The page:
As the audience for messaging apps such as WhatsApp and Snapchat grow, several competing firms are emerging and are figuring out how to monetize their large number of users, according to analysts.
Messaging apps have become incredibly popular in recent years. Facebook Messenger, for example, has grown from 200 million monthly users in April 2014 to 900 million in April 2016, according to research by market data firm Statista.
As a result, many companies are trying to break into the messaging space and there have been some surprising examples. For instance, Japanese video game developer Nintendo's first official mobile app, "Miitomo," was not a video game but a social media and messaging app.
And in October last year, tech strategist Michael Wolf predicted there would be 1.1 billion new users of messaging services by 2018.
So while services such as Facebook Messenger, WhatsApp and Snapchat currently dominate, several competitors are entering the space. One such app is Rawr, which launched earlier in May.
On Rawr, users can design a 3-D avatar which can perform animations when messaging someone else. The app is free to download, but can make money through in-app purchases including new clothes for the avatar.
"I think there is a ton of space [for new apps] to grow," Oskari Hakkinen, founder of Rawr's developer Futurefly, told CNBC in a phone interview. "Even though there are really, really big players there already, for new, innovative things there's always room," he added.
Hakkinen couldn't disclose how many users Rawr had, but said there had been more than 1 million interactions using the apps globetrotter feature, where users are paired at random to chat, and these conversations are lasting for up to 212 seconds on average.
"We've got a lot more things coming in the future," he added. "We're going to have mini-games in there, you'll be able to play rock, paper, scissors with your friends."
Messaging services initially gained popularity due to their low cost and user experience, according to Jack Kent, director of mobile for research firm IHS.
"Messaging apps provide free or very low cost communications compared with existing SMS or calling alternatives," Kent explained to CNBC in an email. "Messaging apps also provided a superior experience to traditional SMS by enabling things like group messaging and contact status that were ahead of what mobile operators could provide."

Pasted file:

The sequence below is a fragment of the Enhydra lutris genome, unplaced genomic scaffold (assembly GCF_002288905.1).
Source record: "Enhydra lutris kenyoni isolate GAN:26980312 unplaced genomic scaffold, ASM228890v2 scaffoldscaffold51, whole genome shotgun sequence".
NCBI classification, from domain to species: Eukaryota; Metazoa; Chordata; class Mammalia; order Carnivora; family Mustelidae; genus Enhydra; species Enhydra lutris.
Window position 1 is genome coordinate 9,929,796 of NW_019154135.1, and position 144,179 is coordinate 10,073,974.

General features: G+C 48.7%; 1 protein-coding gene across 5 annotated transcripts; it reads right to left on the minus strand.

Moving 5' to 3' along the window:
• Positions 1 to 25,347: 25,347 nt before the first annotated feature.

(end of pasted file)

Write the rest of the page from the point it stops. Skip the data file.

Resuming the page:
As messaging apps become more widespread, attention is turning to how these businesses intend to make money with them. Asian apps such as WeChat, Line and Korea's KakaoTalk have successfully monetized their services, according to Kent.
"Communications was only a first step to building a platform for wider content and services such as games, payments, taxi booking and deliveries," he said. "Taking a revenue share from these services – as well as some advertising – are the keys to their monetization."
Integrating payment systems will also be important if companies want to monetize these apps.
"By enabling things like peer-to-peer transactions, messaging apps can acquire users' payment information making it much easier to sell other content and services and also make advertising more effective," said Kent.
Going forward, many messaging apps will need to offer more than just basic functions if they want to be widely used. Services such as Slack and Facebook at Work, for instance, are trying to integrate themselves into the workplace.
"There is a big push to turn messaging apps into platforms for a very broad set of interactions spanning consumers and their dealings with businesses, or their work life," Martin Garner, senior vice president of internet at CCS Insight, told CNBC via email.
"Without a key context for users, it is hard for a new messaging service to build up a large enough user base to become a true platform that will attract businesses and developers in large numbers."